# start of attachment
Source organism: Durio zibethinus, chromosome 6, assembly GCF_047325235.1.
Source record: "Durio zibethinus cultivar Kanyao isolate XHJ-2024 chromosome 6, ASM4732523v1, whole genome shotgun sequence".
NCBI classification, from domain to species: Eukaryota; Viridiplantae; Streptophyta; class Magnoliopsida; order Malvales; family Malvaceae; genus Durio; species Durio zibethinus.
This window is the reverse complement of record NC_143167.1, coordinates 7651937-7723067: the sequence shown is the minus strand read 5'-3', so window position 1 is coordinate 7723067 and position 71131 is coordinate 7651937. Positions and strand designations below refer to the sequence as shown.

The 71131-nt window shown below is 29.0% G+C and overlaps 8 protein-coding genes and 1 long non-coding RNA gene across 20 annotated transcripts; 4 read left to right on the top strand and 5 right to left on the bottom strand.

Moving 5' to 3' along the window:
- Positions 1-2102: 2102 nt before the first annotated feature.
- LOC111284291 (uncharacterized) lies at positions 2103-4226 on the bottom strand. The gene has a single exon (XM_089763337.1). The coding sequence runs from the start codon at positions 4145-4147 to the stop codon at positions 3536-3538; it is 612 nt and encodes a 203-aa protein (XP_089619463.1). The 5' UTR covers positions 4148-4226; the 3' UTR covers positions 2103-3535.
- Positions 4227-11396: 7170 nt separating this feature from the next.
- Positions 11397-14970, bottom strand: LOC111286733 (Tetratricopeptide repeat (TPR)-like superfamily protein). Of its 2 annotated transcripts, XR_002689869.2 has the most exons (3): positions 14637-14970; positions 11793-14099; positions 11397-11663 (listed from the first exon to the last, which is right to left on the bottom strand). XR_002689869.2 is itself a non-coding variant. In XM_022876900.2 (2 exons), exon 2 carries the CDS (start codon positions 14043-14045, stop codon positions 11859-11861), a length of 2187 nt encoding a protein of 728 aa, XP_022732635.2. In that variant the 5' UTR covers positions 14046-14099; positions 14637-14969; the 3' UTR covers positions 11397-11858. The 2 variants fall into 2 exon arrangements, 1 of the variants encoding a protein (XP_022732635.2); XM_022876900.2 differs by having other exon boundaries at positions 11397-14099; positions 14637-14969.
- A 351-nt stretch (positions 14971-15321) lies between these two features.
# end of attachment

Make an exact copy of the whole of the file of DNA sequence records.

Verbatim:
Source organism: Durio zibethinus, chromosome 6, assembly GCF_047325235.1.
Source record: "Durio zibethinus cultivar Kanyao isolate XHJ-2024 chromosome 6, ASM4732523v1, whole genome shotgun sequence".
NCBI classification, from domain to species: Eukaryota; Viridiplantae; Streptophyta; class Magnoliopsida; order Malvales; family Malvaceae; genus Durio; species Durio zibethinus.
This window is the reverse complement of record NC_143167.1, coordinates 7651937-7723067: the sequence shown is the minus strand read 5'-3', so window position 1 is coordinate 7723067 and position 71131 is coordinate 7651937. Positions and strand designations below refer to the sequence as shown.

The 71131-nt window shown below is 29.0% G+C and overlaps 8 protein-coding genes and 1 long non-coding RNA gene across 20 annotated transcripts; 4 read left to right on the top strand and 5 right to left on the bottom strand.

Moving 5' to 3' along the window:
- Positions 1-2102: 2102 nt before the first annotated feature.
- LOC111284291 (uncharacterized) lies at positions 2103-4226 on the bottom strand. The gene has a single exon (XM_089763337.1). The coding sequence runs from the start codon at positions 4145-4147 to the stop codon at positions 3536-3538; it is 612 nt and encodes a 203-aa protein (XP_089619463.1). The 5' UTR covers positions 4148-4226; the 3' UTR covers positions 2103-3535.
- Positions 4227-11396: 7170 nt separating this feature from the next.
- Positions 11397-14970, bottom strand: LOC111286733 (Tetratricopeptide repeat (TPR)-like superfamily protein). Of its 2 annotated transcripts, XR_002689869.2 has the most exons (3): positions 14637-14970; positions 11793-14099; positions 11397-11663 (listed from the first exon to the last, which is right to left on the bottom strand). XR_002689869.2 is itself a non-coding variant. In XM_022876900.2 (2 exons), exon 2 carries the CDS (start codon positions 14043-14045, stop codon positions 11859-11861), a length of 2187 nt encoding a protein of 728 aa, XP_022732635.2. In that variant the 5' UTR covers positions 14046-14099; positions 14637-14969; the 3' UTR covers positions 11397-11858. The 2 variants fall into 2 exon arrangements, 1 of the variants encoding a protein (XP_022732635.2); XM_022876900.2 differs by having other exon boundaries at positions 11397-14099; positions 14637-14969.
- A 351-nt stretch (positions 14971-15321) lies between these two features.